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Monday 16 April 2012 by Dennis Stockman. 2 comments.
First World War Centenary, Exhibitions, News First World War

Prime Minister Gillard announces funding support for the First World War Galleries

The Australian War Memorial will mark the Centenary of the First World War through a vibrant four year cultural program including changing our First World War galleries. 

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Wednesday 31 August 2011 by David Gist. 4 comments.
News, Personal Stories, Collection, Exhibitions, 1941, Tobruk Exhibition, Second World War, Rats of Tobruk

Visitors to the Memorial’s exhibition Rats of Tobruk 1941 will have noticed the unofficial Rats of Tobruk medal presented, according to its engraving, by Lord Haw Haw. Around twenty of these medals were made at Tobruk, which illustrates one of the earliest examples of the town’s defenders reclaiming the title ‘Rat’, bestowed on them by the propaganda radio program ‘Germany Calling’. Visitors may also notice the brasso caked around the small copper rat on this medal, the result of many years of cleaning.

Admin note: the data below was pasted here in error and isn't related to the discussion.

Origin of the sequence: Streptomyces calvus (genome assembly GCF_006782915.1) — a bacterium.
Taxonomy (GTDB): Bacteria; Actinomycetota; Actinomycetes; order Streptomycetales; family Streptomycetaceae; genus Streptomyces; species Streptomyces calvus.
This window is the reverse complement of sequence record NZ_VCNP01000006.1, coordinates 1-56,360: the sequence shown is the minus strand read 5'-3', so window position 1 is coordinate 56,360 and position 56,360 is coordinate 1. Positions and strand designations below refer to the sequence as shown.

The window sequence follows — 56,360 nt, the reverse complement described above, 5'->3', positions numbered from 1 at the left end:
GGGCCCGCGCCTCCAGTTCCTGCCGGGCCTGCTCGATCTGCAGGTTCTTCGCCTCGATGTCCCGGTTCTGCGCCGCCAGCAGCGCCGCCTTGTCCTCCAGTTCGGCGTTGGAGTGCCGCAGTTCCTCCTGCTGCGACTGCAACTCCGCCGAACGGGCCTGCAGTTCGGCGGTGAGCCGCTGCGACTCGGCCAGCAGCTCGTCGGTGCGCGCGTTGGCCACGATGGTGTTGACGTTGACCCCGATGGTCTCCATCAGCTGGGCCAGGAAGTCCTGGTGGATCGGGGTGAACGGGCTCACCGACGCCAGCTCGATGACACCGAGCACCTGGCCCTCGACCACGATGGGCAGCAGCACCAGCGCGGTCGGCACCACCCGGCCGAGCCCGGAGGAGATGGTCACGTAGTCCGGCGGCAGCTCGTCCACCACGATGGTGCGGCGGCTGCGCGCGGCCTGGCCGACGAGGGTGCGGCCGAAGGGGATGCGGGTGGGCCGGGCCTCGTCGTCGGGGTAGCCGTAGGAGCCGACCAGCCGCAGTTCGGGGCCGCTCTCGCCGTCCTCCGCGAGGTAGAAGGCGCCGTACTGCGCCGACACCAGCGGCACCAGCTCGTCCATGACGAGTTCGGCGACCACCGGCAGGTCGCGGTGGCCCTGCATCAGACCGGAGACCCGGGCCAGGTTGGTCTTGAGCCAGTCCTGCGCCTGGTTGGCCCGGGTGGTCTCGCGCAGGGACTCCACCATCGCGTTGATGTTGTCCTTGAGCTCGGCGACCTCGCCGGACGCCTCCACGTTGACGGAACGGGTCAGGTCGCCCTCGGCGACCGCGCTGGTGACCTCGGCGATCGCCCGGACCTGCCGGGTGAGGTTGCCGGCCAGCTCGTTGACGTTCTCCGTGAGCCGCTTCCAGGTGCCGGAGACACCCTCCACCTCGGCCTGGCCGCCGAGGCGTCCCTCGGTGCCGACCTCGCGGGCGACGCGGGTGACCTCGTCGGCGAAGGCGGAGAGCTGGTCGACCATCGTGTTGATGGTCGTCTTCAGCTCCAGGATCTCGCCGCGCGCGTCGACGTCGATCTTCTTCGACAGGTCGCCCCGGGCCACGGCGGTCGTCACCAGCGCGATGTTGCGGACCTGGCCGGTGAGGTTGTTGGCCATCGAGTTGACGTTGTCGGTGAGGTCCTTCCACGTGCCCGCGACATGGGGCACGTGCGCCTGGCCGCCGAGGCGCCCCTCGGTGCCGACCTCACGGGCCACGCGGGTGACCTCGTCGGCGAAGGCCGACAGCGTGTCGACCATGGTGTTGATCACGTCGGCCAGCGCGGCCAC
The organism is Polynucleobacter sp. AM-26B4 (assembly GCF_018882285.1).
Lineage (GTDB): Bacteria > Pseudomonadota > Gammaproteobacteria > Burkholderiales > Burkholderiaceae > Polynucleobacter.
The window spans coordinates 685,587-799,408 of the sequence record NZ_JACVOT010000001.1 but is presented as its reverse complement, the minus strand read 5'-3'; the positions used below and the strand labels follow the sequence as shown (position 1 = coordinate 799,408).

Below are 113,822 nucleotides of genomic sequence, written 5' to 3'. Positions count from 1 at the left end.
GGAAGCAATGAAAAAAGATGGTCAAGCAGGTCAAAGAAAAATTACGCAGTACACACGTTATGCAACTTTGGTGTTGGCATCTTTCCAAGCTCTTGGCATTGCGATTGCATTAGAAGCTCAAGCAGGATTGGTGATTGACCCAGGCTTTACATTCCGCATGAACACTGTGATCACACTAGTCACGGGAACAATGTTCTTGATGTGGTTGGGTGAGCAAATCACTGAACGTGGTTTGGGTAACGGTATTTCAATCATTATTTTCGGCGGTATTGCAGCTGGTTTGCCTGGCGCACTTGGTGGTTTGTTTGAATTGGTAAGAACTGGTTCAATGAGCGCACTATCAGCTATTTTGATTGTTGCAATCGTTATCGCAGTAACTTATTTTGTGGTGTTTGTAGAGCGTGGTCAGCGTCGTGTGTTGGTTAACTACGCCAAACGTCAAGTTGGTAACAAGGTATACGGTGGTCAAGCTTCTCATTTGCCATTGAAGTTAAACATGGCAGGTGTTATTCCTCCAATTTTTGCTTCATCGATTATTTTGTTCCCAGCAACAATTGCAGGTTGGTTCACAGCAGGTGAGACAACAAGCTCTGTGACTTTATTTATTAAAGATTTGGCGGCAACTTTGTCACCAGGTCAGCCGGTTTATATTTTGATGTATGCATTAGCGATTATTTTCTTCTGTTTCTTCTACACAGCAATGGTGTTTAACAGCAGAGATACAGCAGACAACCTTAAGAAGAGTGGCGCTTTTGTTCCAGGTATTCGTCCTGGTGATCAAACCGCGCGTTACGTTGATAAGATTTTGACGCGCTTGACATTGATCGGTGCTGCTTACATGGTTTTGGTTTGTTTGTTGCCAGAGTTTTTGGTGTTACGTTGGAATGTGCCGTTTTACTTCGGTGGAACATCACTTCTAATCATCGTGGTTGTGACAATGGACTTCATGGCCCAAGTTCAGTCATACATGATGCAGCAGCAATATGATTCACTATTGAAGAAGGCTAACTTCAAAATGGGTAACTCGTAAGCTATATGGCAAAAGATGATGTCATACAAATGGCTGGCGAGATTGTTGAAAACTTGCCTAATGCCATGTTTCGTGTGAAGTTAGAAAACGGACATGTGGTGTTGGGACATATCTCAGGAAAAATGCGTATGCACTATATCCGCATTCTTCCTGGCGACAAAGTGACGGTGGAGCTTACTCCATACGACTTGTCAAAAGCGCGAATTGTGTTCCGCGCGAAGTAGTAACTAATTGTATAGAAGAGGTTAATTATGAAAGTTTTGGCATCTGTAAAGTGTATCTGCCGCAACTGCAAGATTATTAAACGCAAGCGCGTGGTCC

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Tuesday 19 April 2011 by Robyn Siers. 2 comments.
Exhibitions, Nurses: from Zululand to Afghanistan

Question: What’s the definition of “tough”?

Answer: Australian service nurses

In early April 1941, the nurses and physiotherapists of 2/5th and 2/6th Australian General Hospitals (AGH), were transported to Greece with the men of the 6th Division. They were moved around frequently, often at short notice, as the Germans advanced down the Greek peninsula. Hospital supplies and food were in short supply, and many of the incoming wounded were suffering from frostbite.

Sister Nalder wrote of a new group of patients on 17 April;